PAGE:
"I come to the field everyday focused on what I have to do. Realistically, I understand how an organization works and I know there are a lot of guys on the roster and they would have to take somebody off. I understand that and I just try to get better everyday," admitted Duncan.

If you look at his career statistics, most are going to come to the conclusion that Duncan is purely a power hitter. He has never hit over .267 in his professional career, so it is a fair thought. Duncan says that he doesn't want to be labeled as strictly a power hitter.

"Hitting in the middle of the lineup, if somebody asked me what my role was, it would be that I provide a lot of power. I like to think of myself as more of a drive-the-ball type hitter because I want to put together solid at-bats every time," said Duncan.

Even with a mentality that is not always focused on power, Duncan realizes that power will always come with the territory.

"I understand that the power will be there when I need it. It's one of those things where I don't need to try to be a power hitter but I know that's what I do," said Duncan.

Even though he has yet to achieve his dream of wearing a big league uniform, Duncan remains enthused that he has made it to the next level. He possesses the right mentality of wanting to learn from other players who have been in Columbus. Duncan is prepared to learn valuable lessons while having fun at the same time.

"Anytime you move up to the next level you feel like you're that much closer. It's neat here because knowing my situation, I am able to be comfortable and relaxed. It's fun to see the emotions that run through the locker room," said Duncan.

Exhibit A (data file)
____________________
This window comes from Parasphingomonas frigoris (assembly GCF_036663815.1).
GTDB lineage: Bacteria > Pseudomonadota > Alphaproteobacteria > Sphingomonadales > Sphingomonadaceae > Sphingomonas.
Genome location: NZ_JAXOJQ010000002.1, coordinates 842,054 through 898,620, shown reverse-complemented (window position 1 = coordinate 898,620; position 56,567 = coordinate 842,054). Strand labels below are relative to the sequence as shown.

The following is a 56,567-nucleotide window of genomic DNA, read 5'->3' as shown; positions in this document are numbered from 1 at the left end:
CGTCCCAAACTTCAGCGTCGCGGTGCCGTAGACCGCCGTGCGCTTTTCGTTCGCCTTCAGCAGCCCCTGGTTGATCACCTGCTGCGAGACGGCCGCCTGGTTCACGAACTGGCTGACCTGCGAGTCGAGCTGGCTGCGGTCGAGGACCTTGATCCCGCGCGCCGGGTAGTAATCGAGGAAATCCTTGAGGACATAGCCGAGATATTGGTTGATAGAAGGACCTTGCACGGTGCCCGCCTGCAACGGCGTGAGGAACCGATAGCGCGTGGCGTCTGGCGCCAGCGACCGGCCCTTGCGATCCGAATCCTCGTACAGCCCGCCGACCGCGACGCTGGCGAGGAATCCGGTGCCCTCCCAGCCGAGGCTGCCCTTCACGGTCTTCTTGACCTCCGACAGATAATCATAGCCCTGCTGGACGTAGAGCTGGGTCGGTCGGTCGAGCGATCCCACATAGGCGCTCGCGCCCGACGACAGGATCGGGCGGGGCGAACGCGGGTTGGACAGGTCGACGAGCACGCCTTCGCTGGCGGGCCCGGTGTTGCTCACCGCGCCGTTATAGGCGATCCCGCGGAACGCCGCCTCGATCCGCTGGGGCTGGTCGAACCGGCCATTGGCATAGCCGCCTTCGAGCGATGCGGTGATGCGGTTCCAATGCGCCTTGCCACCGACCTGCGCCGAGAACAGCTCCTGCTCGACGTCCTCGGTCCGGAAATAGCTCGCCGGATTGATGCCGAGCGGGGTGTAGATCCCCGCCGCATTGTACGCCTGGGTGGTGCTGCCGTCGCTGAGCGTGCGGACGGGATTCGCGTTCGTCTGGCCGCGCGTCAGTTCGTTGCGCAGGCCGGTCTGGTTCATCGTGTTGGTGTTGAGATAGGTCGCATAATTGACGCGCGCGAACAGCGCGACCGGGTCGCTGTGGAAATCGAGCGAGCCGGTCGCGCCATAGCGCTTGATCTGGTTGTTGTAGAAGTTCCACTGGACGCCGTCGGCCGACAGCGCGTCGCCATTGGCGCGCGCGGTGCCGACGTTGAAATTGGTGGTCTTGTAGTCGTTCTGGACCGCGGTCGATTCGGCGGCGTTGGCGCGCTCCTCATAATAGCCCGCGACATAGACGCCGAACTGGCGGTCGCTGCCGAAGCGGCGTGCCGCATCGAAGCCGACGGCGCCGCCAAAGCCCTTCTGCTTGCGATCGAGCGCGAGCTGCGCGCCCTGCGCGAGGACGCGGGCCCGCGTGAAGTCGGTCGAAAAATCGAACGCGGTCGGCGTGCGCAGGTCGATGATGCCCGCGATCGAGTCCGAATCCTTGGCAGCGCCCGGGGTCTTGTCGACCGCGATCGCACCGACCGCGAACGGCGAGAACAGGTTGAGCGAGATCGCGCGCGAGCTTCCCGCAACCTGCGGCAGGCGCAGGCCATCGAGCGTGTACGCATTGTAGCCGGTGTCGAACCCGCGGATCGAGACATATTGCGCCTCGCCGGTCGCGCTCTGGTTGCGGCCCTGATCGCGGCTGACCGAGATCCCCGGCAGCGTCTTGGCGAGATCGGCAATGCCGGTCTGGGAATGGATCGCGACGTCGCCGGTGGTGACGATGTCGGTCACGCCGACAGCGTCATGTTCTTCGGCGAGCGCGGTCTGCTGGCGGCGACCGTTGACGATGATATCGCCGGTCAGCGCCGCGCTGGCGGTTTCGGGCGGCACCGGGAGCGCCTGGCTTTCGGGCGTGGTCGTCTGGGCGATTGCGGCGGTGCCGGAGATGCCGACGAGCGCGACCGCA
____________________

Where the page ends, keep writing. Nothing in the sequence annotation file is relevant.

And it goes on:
In 66 games with Trenton, Duncan hit .257 with 20 doubles, 15 HR, and 43 RBI. In six games with Columbus he already has a home run and a double to his credit. It is safe to say that, thus far, Duncan has been your typical power hitter.

So far in 2006, Duncan is unsure of how he feels about his season. He reiterates that the season is like a marathon and it's tough to judge until you look back on the season as a whole. He admits that focus and concentration are a necessity for consistency.

"It's a really long season. One of the toughest battles I've faced is coming to the field and forgetting about what I've done in the past. If I can put today in my focus, at the end of the season, I'll be confident that it was a good one," said Duncan.

Columbus hitting coach Kevin Long is excited from his first impressions of the young outfielder. Long is the type of coach who is going to tell it like he sees it and he sees nothing but potential for Duncan.

"I think Shelley is going to be a very good player, not only at this level but he has a good chance of playing in the big leagues. He's a big, strong kid who can knock the ball out of the ballpark at any time. He has a good concept of his strike zone and I really like what I've seen so far," said Long.

Duncan may provide plenty of power numbers, however, hitting for average has never been one of his strengths and it remains to be his focus of improvement. A good hitter and a power hitter are very different and Duncan is aiming to excel in both areas.

"What I really want to try to accomplish is being a good hitter. That means I need to take good at-bats improve on my strengths and understand the pitcher," said Duncan.

Triple-A baseball can present an entirely different culture from the Double-A level, even if it is hard to believe. Duncan admits it is impossible to expect everything that is going to come with playing in Columbus.

"My brother has been in Triple-A for two years so he gives me more of a feel for how things are but it's not something you can guess," said Duncan.

It is tough to predict how Duncan's overall game will pan out. However, one thing that you can be certain of is that Duncan's name could be very well known throughout the Yankees organization in the very near future, now as an outfielder.